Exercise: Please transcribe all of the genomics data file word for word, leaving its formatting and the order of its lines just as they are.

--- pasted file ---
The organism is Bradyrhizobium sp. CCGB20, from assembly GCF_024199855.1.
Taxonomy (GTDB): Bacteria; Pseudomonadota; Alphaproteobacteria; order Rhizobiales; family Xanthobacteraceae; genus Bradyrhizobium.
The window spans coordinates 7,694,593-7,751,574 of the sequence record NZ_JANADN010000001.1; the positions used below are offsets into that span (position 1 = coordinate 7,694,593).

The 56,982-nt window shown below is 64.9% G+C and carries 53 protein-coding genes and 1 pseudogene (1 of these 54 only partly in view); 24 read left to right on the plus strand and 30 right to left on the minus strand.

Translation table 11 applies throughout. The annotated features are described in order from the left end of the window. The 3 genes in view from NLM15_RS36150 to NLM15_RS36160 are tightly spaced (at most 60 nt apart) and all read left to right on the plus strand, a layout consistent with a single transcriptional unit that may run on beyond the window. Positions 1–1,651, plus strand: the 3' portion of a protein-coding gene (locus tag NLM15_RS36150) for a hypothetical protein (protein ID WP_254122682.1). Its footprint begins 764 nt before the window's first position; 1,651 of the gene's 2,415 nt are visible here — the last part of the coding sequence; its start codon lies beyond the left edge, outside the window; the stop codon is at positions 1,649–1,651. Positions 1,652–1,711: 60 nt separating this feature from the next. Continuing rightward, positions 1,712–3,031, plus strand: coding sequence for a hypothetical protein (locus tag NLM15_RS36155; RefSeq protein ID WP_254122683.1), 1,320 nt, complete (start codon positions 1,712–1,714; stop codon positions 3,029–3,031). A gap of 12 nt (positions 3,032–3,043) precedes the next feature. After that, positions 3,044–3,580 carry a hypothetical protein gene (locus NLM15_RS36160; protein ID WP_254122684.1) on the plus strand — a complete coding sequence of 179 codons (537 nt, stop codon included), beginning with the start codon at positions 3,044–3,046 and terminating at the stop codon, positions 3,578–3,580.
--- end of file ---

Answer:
The organism is Bradyrhizobium sp. CCGB20, from assembly GCF_024199855.1.
Taxonomy (GTDB): Bacteria; Pseudomonadota; Alphaproteobacteria; order Rhizobiales; family Xanthobacteraceae; genus Bradyrhizobium.
The window spans coordinates 7,694,593-7,751,574 of the sequence record NZ_JANADN010000001.1; the positions used below are offsets into that span (position 1 = coordinate 7,694,593).

The 56,982-nt window shown below is 64.9% G+C and carries 53 protein-coding genes and 1 pseudogene (1 of these 54 only partly in view); 24 read left to right on the plus strand and 30 right to left on the minus strand.

Translation table 11 applies throughout. The annotated features are described in order from the left end of the window. The 3 genes in view from NLM15_RS36150 to NLM15_RS36160 are tightly spaced (at most 60 nt apart) and all read left to right on the plus strand, a layout consistent with a single transcriptional unit that may run on beyond the window. Positions 1–1,651, plus strand: the 3' portion of a protein-coding gene (locus tag NLM15_RS36150) for a hypothetical protein (protein ID WP_254122682.1). Its footprint begins 764 nt before the window's first position; 1,651 of the gene's 2,415 nt are visible here — the last part of the coding sequence; its start codon lies beyond the left edge, outside the window; the stop codon is at positions 1,649–1,651. Positions 1,652–1,711: 60 nt separating this feature from the next. Continuing rightward, positions 1,712–3,031, plus strand: coding sequence for a hypothetical protein (locus tag NLM15_RS36155; RefSeq protein ID WP_254122683.1), 1,320 nt, complete (start codon positions 1,712–1,714; stop codon positions 3,029–3,031). A gap of 12 nt (positions 3,032–3,043) precedes the next feature. After that, positions 3,044–3,580 carry a hypothetical protein gene (locus NLM15_RS36160; protein ID WP_254122684.1) on the plus strand — a complete coding sequence of 179 codons (537 nt, stop codon included), beginning with the start codon at positions 3,044–3,046 and terminating at the stop codon, positions 3,578–3,580.